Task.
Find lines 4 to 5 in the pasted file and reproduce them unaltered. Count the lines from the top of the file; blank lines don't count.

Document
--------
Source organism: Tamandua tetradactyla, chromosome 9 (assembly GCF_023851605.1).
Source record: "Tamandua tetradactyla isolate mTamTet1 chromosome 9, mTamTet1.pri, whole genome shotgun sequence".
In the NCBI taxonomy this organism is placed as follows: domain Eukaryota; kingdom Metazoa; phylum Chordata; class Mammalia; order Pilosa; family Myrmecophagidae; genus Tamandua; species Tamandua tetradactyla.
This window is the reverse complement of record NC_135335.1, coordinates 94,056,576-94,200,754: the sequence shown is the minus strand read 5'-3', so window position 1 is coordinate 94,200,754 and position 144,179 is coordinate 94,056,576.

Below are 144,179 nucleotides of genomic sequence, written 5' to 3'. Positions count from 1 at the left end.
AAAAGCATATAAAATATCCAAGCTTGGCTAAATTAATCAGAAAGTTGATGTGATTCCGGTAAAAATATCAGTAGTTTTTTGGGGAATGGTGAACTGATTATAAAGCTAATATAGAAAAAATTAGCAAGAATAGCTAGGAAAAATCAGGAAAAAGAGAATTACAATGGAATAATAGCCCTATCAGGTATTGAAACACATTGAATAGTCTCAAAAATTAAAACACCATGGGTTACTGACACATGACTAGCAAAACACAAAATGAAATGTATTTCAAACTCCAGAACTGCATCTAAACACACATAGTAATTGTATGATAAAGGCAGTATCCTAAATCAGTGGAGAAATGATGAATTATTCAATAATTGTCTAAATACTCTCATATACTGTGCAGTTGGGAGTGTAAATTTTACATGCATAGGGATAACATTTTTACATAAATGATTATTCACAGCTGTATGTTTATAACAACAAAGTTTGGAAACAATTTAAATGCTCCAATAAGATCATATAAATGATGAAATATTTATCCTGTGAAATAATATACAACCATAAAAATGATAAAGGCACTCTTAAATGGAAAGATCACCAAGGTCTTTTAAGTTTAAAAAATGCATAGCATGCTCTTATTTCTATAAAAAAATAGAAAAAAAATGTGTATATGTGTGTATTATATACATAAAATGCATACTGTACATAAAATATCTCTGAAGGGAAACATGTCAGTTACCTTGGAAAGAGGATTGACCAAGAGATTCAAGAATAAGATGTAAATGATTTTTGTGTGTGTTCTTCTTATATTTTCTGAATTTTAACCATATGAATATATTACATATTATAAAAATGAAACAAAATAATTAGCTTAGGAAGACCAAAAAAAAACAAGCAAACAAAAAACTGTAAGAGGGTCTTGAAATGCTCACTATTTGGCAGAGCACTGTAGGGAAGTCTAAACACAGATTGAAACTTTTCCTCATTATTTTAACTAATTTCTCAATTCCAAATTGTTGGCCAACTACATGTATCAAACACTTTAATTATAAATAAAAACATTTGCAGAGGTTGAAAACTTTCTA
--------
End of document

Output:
This window is the reverse complement of record NC_135335.1, coordinates 94,056,576-94,200,754: the sequence shown is the minus strand read 5'-3', so window position 1 is coordinate 94,200,754 and position 144,179 is coordinate 94,056,576.

Below are 144,179 nucleotides of genomic sequence, written 5' to 3'. Positions count from 1 at the left end.